The system visualizes vessels depending on the detection of near-infrared fluorescent light emitted from indocyanine green (ICG).

It produces real time contrast images of lymph vessels below tissue surfaces by distributing ICG through the lymph vessels, enabling to disclose the corresponding tissue to excitation light.

It will be followed by detection and visualization of slight emission of near-infrared light from the ICG, which cannot be observed by the naked eye.

The surgeons can carry out surgical procedures by visualizing the lymph vessels. They can monitor the position of lymph vessels on a monitor screen, which will help to identify the position of sentinel lymph nodes for diagnosing the metastasis status of cancer cells during breast cancer surgery.

By visualizing the ICG administered through blood veins, the blood flow can be confirmed during surgery through carrying out intraoperative angiography.

It will be helpful to assess blood flow through flaps and anastomotic vessels during breast reconstructive surgery.

Lightvision system features high-definition sensors that can capture quality real-time images on a single monitor, helping surgeons to continue with the surgery.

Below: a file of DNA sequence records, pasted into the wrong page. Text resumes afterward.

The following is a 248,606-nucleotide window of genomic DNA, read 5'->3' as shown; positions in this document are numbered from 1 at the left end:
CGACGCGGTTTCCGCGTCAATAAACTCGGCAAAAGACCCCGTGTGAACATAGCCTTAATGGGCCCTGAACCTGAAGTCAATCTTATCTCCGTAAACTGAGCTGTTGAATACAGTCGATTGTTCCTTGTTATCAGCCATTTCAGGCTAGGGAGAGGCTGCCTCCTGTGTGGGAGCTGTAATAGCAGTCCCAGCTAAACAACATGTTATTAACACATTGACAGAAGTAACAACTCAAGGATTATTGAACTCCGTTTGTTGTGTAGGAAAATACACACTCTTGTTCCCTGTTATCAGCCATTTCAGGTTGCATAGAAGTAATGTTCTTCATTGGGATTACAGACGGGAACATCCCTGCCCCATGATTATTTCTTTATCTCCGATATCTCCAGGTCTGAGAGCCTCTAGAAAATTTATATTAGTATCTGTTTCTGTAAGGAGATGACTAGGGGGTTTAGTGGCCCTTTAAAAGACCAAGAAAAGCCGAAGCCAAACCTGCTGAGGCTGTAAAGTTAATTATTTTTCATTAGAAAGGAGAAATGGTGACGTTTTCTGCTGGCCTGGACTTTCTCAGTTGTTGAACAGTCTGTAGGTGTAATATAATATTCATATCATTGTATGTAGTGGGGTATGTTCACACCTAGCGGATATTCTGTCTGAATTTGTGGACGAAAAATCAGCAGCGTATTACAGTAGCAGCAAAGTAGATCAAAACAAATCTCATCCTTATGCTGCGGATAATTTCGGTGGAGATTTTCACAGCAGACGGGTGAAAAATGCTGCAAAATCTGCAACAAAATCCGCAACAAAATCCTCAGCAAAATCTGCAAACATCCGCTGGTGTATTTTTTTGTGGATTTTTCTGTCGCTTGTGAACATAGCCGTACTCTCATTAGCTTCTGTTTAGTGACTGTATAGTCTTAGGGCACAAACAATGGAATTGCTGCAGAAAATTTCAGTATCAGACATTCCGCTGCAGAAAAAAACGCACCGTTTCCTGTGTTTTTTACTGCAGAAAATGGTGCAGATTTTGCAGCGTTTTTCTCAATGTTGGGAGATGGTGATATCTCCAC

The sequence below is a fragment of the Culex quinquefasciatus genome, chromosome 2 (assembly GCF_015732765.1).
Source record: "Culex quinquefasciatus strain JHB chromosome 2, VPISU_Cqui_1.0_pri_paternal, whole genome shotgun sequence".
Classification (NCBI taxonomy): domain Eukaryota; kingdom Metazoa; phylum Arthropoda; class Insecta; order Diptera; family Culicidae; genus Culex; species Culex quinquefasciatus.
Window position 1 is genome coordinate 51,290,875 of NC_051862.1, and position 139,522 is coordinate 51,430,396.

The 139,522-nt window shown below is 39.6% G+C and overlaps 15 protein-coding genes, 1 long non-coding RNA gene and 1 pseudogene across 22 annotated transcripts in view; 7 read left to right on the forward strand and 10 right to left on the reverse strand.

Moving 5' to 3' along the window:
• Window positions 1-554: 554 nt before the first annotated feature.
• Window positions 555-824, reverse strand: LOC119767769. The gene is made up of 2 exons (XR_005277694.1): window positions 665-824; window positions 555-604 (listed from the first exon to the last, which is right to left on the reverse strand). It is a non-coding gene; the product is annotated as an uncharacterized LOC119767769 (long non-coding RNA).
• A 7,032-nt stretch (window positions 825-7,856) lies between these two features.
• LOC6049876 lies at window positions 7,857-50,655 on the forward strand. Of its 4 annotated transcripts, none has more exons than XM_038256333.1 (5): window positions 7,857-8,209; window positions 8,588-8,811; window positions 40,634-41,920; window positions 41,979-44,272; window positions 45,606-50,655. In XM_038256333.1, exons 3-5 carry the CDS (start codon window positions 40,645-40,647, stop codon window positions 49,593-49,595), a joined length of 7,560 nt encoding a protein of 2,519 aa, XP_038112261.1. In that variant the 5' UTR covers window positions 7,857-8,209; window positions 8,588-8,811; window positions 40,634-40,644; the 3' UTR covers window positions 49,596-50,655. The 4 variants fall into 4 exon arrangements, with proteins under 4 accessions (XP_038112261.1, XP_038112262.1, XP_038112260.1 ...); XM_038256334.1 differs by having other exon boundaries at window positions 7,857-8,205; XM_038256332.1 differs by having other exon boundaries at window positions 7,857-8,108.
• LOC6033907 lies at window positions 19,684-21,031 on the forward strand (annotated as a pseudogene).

The system also enables image acquisition in a bright field of view without requiring to switch off room lighting in the operating room.

Lightvision system also holds capacity to exhibit three images simultaneously, including visible light image, near-infrared fluorescence image and combined visible light image with superimposed near-infrared fluorescence image.

To detect the position of lymph nodes, lymph vessels and blood vessels accurately in visible + near-infrared fluorescence images, areas of fluorescence will be showcased as either green or blue, offering clear visible separation from surrounding tissue.

Image: Shimadzu’s near-infrared fluorescence imaging system. Photo: courtesy of PRNewsfoto/Shimadzu Corporation.